This, says Chouhan, is ‘all just a myth’.
‘In the 19th century, Macbeth was a particularly popular play, and some critics were getting fed up with it. One was Max Beerbohm, a cartoonist and critic. He made up a story that the actor playing Lady Macbeth in the first production had died. It was a parody of the way scholars take evidence from the period; of what George Bernard Shaw called ‘Bardology’. But everyone believed it, and that's where the myth of bad luck began.’
Counteracting the curse
Chouhan believes that the play's supernatural content created the conditions for the legend to stick.
‘All sorts of things happen in all plays, but because it's a play about witchcraft, the occult, the uncanny – these incidents all compound to make a very compelling myth. People will always talk about mishaps that happen in Macbeth, but if someone had fallen off the stage in The Comedy of Errors, would anyone have talked about it?’
So maybe the play's not unlucky after all. But if you don't fancy taking any chances, everyone agrees on the best way to counteract the curse. Simply go outside and run around the theatre (or spin on the spot) three times, spit, then swear or quote a line from another Shakespeare play. Finally, wait to be invited back into the theatre.
‘The customs are about purging, getting something out,’ says Chouhan. ‘And having to be invited back into the theatre is linked to the vampiric tradition.’
A culture of superstition
Bellwood has seen such rituals performed at the Globe: ‘A tour group said the name of the play in the theatre once. The actors were warming up onstage, and one went flying out of the room.'
He continues, ‘There are plenty of brilliant actors and directors who won't touch that word, or any lines from the play. We're just not tempting fate.’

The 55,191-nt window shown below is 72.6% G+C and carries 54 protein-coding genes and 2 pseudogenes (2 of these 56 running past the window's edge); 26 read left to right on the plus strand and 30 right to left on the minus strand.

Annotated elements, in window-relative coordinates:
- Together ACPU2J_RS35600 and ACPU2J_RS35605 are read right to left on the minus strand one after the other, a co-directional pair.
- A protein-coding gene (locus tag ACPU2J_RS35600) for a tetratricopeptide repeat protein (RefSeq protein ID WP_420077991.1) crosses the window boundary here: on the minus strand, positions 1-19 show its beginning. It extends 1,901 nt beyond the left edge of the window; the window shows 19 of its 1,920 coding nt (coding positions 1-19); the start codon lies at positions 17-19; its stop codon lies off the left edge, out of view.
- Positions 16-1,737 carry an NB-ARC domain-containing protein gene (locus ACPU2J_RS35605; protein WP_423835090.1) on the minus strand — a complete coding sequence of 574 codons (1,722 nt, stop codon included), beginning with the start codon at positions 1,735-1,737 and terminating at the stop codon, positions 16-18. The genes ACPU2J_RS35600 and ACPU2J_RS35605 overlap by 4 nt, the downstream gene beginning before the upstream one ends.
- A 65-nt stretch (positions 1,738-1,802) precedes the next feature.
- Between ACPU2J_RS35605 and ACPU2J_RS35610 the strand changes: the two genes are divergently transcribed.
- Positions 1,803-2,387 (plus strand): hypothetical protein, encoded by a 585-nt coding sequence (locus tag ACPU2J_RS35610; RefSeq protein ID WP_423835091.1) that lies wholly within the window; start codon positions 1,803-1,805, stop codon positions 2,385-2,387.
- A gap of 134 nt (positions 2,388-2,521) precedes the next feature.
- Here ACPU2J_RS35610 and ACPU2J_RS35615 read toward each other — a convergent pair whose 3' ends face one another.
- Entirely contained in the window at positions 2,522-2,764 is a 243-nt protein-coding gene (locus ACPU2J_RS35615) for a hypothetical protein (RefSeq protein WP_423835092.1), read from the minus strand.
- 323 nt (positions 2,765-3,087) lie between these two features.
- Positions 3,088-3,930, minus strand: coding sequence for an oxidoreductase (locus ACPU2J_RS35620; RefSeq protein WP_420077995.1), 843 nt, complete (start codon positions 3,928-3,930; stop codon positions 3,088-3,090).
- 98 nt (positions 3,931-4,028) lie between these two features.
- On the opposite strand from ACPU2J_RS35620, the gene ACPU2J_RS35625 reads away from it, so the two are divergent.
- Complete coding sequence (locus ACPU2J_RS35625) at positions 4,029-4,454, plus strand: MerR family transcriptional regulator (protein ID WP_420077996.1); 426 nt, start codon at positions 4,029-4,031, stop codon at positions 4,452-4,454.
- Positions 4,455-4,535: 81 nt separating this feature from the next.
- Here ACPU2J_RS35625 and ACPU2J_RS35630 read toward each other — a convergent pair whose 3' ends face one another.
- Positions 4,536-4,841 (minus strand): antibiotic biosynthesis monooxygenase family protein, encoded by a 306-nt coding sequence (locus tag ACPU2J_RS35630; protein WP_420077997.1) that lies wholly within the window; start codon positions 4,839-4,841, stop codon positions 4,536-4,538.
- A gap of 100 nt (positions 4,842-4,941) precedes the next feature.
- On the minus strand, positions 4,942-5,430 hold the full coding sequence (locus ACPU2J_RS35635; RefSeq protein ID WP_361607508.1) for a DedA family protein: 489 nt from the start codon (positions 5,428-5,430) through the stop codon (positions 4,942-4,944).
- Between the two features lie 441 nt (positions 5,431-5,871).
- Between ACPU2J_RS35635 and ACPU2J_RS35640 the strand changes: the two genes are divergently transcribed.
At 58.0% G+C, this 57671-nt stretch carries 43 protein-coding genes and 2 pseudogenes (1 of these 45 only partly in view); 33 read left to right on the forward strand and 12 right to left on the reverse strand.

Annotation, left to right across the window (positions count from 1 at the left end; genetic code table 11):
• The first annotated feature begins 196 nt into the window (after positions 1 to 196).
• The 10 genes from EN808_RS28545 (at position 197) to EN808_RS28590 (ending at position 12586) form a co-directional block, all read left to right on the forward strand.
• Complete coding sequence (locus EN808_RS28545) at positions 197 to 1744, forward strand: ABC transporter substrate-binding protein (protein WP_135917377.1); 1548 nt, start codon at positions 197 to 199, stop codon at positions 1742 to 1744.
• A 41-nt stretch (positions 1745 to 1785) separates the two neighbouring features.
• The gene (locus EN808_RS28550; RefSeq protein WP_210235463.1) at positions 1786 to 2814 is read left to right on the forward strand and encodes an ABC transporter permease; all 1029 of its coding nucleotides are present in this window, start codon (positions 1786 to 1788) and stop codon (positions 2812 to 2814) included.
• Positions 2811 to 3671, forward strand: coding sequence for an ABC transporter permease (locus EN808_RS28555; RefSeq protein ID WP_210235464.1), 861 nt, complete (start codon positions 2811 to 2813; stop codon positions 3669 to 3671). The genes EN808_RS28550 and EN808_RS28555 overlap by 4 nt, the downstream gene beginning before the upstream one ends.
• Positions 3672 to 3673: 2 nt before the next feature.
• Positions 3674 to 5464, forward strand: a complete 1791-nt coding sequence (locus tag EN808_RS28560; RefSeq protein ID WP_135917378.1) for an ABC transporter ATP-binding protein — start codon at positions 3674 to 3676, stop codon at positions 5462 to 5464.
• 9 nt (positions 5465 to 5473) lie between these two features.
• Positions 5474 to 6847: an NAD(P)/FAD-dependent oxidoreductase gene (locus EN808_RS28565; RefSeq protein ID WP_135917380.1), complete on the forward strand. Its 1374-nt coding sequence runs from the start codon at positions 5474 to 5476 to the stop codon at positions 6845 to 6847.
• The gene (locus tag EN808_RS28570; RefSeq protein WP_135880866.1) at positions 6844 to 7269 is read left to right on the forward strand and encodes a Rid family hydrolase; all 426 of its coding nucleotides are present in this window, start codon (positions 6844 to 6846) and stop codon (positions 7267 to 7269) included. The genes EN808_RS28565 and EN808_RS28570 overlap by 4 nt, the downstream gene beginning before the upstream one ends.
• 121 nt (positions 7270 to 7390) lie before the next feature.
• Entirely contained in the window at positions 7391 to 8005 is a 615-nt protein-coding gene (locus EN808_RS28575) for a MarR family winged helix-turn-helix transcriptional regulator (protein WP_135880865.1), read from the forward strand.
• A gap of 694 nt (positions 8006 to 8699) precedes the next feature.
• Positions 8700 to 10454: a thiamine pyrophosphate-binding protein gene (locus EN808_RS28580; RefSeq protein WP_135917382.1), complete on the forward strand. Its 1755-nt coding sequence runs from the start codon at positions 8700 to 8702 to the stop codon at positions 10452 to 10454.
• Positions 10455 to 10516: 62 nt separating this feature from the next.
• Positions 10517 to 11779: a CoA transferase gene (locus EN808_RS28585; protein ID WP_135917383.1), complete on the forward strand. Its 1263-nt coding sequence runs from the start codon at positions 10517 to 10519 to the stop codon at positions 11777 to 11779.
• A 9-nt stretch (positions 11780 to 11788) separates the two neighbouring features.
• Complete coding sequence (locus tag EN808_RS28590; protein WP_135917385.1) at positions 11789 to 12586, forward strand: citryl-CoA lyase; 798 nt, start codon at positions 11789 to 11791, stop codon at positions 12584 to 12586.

The Globe has hosted international versions of the play, and Bellwood says the superstition translates to cultures beyond the UK. He adds that it also has an interesting manifestation in sign language.
‘When we workshopped a short version of Macbeth in British Sign Language, I asked: “What's ‘Macbeth’ in BSL?” Interestingly, it is the same as the sign for ‘Scotland’. So even though the superstition isn't transmitted orally to Deaf actors, the title is censored in the language itself – the Deaf actors I know have used the term ‘The Scottish Play’ rather than Macbeth.’
Bellwood confirms the industry has a widespread cultural belief in superstition: ‘As a performer, you want luck on your side. People in theatre are generally quite superstitious; lots of actors will have their own rituals.'
'At the Globe, we're even architecturally superstitious. There's cosmology built into the theatre. If you look at the stage, the idea is that we are performing between the heavens and hell, and at the top of the arch, in the centre, is a portrait of Fame, which we perform underneath. You can see that she is carrying two trumpets - one is said to broadcast the bad things people say about you, the other amplifies the good things. When we're designing a production, we try not to cover her portrait - we want her to blow the good trumpet, so it needs to be on show.'
Maybe it's time we turned to the data. The Globe has staged six Macbeths since 2001 – have those productions involved more mishaps than its five Hamlets or six Much Ados?
‘Actually, no,’ says Bellwood. ‘In a season, it can often feel like one show has a bit of a jinx — lots of things will keep going wrong. But, weirdly, none of these have been ‘that' show.’
So, knowing all this, does he still believe the play is unlucky?
‘I wouldn't risk it! I've never risked saying the name, or quoting the play, inside the theatres. After the Riverdance incident, I wouldn't want to say it and then have something horrible happen onstage. It's self-protection.’